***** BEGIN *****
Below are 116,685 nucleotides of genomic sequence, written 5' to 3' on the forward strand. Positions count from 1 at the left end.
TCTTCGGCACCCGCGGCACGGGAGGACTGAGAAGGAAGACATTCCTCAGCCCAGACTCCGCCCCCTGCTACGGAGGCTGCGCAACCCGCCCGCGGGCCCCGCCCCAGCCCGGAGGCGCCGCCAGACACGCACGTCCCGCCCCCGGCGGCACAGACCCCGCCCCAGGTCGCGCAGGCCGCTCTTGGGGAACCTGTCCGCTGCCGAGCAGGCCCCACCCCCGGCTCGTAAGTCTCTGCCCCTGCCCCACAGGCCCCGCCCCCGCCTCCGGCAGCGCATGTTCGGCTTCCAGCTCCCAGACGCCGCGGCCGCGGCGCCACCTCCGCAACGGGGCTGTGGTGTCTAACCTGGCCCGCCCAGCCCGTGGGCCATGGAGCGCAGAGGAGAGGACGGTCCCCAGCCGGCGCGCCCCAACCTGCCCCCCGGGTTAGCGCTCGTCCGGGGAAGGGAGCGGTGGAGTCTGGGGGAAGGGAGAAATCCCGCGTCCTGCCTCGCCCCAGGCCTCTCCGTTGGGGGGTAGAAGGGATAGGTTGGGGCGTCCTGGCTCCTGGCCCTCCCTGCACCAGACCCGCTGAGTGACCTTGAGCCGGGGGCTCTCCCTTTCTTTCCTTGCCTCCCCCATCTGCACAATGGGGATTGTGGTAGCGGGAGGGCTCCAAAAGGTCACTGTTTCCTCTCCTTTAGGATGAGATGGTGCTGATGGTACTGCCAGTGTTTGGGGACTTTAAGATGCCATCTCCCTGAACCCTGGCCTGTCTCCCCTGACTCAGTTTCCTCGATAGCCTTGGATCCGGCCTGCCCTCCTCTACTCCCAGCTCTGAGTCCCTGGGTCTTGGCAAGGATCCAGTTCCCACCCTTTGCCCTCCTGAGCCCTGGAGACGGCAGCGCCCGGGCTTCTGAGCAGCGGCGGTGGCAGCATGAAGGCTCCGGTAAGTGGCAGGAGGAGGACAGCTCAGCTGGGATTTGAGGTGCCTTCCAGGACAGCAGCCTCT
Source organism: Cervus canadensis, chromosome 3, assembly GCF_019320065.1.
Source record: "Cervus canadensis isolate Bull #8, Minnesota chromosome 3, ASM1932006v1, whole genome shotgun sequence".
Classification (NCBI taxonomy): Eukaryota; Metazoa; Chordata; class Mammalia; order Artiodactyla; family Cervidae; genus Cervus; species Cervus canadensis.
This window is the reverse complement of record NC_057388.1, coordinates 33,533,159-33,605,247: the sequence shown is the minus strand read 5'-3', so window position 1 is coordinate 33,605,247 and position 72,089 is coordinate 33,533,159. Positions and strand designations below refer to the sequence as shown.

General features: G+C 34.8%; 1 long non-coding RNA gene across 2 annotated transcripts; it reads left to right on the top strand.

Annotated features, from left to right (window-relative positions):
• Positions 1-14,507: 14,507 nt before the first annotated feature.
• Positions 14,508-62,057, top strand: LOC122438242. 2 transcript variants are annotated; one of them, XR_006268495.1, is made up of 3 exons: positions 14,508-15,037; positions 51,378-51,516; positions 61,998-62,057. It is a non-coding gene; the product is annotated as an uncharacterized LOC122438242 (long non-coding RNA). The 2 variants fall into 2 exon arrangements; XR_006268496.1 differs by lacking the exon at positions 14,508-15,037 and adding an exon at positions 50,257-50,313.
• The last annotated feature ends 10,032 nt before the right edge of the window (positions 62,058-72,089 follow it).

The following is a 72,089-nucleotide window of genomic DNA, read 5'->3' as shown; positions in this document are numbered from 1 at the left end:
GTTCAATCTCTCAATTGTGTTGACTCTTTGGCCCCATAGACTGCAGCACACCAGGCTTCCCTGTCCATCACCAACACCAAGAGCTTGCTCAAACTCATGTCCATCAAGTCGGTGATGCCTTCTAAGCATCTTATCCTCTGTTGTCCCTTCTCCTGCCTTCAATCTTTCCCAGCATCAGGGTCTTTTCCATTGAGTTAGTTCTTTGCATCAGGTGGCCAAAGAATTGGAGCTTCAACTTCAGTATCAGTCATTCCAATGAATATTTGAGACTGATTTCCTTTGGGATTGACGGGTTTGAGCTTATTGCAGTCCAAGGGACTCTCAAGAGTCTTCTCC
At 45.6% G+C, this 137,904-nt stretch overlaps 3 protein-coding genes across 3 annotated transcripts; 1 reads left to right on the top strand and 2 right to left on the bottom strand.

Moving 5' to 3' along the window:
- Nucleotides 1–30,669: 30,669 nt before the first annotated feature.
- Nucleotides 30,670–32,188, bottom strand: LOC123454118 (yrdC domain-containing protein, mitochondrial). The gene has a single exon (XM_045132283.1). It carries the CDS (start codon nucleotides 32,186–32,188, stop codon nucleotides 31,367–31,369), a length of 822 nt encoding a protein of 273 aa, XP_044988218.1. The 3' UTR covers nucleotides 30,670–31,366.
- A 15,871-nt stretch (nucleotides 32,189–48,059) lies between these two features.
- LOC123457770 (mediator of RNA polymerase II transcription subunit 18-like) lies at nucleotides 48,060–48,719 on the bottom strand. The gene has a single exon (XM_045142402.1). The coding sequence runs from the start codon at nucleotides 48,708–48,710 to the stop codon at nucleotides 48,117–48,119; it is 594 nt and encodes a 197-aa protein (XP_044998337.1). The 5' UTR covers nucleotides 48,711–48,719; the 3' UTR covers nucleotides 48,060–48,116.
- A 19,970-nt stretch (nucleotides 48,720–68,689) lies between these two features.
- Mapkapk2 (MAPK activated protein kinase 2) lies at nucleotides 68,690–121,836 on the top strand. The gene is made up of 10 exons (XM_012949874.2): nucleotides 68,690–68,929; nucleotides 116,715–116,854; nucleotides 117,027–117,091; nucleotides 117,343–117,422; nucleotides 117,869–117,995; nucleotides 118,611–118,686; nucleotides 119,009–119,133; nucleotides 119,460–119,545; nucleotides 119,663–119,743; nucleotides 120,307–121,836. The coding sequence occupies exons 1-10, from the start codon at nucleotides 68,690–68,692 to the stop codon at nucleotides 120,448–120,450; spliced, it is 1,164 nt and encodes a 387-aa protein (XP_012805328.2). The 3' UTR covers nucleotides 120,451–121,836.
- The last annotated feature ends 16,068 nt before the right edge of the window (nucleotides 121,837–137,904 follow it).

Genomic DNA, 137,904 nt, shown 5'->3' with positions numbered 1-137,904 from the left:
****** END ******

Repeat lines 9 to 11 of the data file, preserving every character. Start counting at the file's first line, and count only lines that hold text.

• Positions 1-14,507: 14,507 nt before the first annotated feature.
• Positions 14,508-62,057, top strand: LOC122438242. 2 transcript variants are annotated; one of them, XR_006268495.1, is made up of 3 exons: positions 14,508-15,037; positions 51,378-51,516; positions 61,998-62,057. It is a non-coding gene; the product is annotated as an uncharacterized LOC122438242 (long non-coding RNA). The 2 variants fall into 2 exon arrangements; XR_006268496.1 differs by lacking the exon at positions 14,508-15,037 and adding an exon at positions 50,257-50,313.
• The last annotated feature ends 10,032 nt before the right edge of the window (positions 62,058-72,089 follow it).